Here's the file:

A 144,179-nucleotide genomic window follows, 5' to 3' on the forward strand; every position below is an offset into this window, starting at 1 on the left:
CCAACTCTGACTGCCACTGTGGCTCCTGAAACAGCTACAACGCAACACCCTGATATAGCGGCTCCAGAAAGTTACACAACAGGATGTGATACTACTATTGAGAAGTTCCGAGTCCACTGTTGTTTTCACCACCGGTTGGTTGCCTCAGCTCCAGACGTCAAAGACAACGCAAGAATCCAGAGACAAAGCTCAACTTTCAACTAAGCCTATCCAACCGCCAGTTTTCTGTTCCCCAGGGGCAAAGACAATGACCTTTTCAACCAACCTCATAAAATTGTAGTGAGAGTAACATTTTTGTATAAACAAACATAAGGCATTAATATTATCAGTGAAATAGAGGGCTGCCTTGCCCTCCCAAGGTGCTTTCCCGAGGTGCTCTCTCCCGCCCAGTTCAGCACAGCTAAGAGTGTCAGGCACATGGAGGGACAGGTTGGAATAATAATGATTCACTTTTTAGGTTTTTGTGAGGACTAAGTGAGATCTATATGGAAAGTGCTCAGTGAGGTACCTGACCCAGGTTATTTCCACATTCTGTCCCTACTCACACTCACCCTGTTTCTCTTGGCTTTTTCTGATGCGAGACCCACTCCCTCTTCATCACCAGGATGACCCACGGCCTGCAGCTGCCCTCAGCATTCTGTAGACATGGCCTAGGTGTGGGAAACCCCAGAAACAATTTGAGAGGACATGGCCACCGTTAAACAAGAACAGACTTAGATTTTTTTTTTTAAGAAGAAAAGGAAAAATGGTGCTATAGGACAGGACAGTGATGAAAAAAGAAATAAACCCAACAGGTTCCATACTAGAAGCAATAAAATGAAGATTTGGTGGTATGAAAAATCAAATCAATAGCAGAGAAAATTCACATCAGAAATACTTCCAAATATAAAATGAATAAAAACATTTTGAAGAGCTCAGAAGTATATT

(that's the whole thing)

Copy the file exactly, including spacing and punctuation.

A 144,179-nucleotide genomic window follows, 5' to 3' on the forward strand; every position below is an offset into this window, starting at 1 on the left:
CCAACTCTGACTGCCACTGTGGCTCCTGAAACAGCTACAACGCAACACCCTGATATAGCGGCTCCAGAAAGTTACACAACAGGATGTGATACTACTATTGAGAAGTTCCGAGTCCACTGTTGTTTTCACCACCGGTTGGTTGCCTCAGCTCCAGACGTCAAAGACAACGCAAGAATCCAGAGACAAAGCTCAACTTTCAACTAAGCCTATCCAACCGCCAGTTTTCTGTTCCCCAGGGGCAAAGACAATGACCTTTTCAACCAACCTCATAAAATTGTAGTGAGAGTAACATTTTTGTATAAACAAACATAAGGCATTAATATTATCAGTGAAATAGAGGGCTGCCTTGCCCTCCCAAGGTGCTTTCCCGAGGTGCTCTCTCCCGCCCAGTTCAGCACAGCTAAGAGTGTCAGGCACATGGAGGGACAGGTTGGAATAATAATGATTCACTTTTTAGGTTTTTGTGAGGACTAAGTGAGATCTATATGGAAAGTGCTCAGTGAGGTACCTGACCCAGGTTATTTCCACATTCTGTCCCTACTCACACTCACCCTGTTTCTCTTGGCTTTTTCTGATGCGAGACCCACTCCCTCTTCATCACCAGGATGACCCACGGCCTGCAGCTGCCCTCAGCATTCTGTAGACATGGCCTAGGTGTGGGAAACCCCAGAAACAATTTGAGAGGACATGGCCACCGTTAAACAAGAACAGACTTAGATTTTTTTTTTTAAGAAGAAAAGGAAAAATGGTGCTATAGGACAGGACAGTGATGAAAAAAGAAATAAACCCAACAGGTTCCATACTAGAAGCAATAAAATGAAGATTTGGTGGTATGAAAAATCAAATCAATAGCAGAGAAAATTCACATCAGAAATACTTCCAAATATAAAATGAATAAAAACATTTTGAAGAGCTCAGAAGTATATT